Economy class stroke syndrome: case report and review of the literature

Eur J Vasc Endovasc Surg. 2004 Mar;27(3):239-43. doi: 10.1016/j.ejvs.2003.12.024.


Objectives: Venous thromboembolism associated with travelling, or economy class syndrome, is increasingly recognised as a sequence of long haul flights and so paradoxical cerebral embolism through a patent foramen ovale. Materials and methods. We present a new case of economy class stroke syndrome and review of the literature using MEDLINE search.

Results: Literature review identified 12 additional cases. In most of them, stroke occurred in close approximation with landing of the aircraft following a long-haul flight. Venous thromboembolism was present in 58%, while a patent foramen ovale was diagnosed with contrast echocardiography in all but one case. Our case presented with severe left hemispheric stroke, and significant delay, two days after a long-haul flight.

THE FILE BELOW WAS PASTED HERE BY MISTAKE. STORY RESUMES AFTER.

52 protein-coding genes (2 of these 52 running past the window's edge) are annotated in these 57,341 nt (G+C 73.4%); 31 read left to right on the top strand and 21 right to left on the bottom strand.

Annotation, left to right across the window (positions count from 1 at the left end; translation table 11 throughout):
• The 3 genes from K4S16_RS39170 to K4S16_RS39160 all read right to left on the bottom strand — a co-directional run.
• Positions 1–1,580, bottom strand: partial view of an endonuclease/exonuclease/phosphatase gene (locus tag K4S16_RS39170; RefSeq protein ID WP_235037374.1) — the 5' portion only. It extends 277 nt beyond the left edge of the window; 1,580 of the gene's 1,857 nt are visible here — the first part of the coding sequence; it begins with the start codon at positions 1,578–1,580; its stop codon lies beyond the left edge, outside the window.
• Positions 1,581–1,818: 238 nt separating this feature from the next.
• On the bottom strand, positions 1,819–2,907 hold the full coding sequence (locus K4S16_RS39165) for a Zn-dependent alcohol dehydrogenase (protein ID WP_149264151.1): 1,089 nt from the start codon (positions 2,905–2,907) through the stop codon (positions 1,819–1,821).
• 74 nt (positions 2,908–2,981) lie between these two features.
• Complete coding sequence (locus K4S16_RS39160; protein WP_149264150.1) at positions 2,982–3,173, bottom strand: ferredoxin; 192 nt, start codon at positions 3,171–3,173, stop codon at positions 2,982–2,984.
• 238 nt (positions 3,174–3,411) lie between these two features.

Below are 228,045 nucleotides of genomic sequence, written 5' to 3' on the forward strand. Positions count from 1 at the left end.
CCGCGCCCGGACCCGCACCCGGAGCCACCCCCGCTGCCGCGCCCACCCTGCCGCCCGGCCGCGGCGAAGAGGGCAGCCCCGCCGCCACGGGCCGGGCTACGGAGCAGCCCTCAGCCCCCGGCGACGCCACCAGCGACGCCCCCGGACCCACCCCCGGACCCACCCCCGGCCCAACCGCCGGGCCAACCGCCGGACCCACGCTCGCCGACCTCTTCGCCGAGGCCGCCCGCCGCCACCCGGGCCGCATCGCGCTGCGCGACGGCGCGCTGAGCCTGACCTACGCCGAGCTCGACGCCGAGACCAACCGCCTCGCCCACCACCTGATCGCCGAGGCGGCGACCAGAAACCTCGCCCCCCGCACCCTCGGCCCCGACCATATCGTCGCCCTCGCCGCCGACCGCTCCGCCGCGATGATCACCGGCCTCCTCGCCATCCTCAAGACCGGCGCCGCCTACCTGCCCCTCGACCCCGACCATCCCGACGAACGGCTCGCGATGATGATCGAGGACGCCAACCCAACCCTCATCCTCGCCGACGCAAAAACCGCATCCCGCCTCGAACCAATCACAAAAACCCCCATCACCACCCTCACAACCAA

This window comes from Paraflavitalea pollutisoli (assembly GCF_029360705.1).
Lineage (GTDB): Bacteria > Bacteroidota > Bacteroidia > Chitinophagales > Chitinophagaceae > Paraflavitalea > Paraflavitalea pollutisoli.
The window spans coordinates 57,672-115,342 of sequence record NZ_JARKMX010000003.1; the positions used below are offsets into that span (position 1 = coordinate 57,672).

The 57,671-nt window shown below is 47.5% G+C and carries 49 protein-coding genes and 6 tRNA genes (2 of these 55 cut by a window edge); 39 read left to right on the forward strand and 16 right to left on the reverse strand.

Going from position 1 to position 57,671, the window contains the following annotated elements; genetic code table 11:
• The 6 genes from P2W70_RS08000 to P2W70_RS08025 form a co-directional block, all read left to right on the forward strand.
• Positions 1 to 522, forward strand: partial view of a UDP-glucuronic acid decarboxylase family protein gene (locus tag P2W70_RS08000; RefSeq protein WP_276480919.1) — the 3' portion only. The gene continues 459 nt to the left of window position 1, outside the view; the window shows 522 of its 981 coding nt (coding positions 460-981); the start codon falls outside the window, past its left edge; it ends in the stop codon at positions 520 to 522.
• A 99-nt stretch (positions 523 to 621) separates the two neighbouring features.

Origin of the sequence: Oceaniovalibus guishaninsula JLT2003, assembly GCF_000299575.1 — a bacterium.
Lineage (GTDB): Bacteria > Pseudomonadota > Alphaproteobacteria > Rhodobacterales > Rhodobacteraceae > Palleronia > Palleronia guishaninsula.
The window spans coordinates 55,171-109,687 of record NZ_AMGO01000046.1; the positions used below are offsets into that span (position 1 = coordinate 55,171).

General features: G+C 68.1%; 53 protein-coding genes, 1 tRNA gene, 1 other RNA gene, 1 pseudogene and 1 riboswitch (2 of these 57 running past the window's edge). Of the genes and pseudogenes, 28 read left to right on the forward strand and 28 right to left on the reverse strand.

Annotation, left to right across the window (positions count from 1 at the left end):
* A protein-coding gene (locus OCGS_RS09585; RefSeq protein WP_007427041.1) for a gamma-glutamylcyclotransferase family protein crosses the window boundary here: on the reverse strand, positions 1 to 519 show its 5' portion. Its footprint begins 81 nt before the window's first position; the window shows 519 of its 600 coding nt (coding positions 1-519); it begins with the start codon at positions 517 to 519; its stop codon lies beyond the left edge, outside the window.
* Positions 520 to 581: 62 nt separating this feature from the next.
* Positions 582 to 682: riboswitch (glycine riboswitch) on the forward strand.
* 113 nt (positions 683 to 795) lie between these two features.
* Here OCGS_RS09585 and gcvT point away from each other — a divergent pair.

Conclusions: The small number of reported cases indicates either the rarity of this entity or unawareness of its existence. The true incidence of this condition remains unknown. However, because of treatment implications such as the need to treat venous thromboembolism or close the patent foramen ovale, clinicians should be aware of this entity.

Publication types

  • Review

MeSH terms

  • Aerospace Medicine*
  • Cerebral Infarction / diagnosis
  • Cerebral Infarction / etiology
  • Heart Septal Defects, Atrial / complications
  • Humans
  • Magnetic Resonance Imaging
  • Male
  • Middle Aged
  • Prognosis
  • Stroke / etiology*
  • Thromboembolism / etiology*
  • Travel*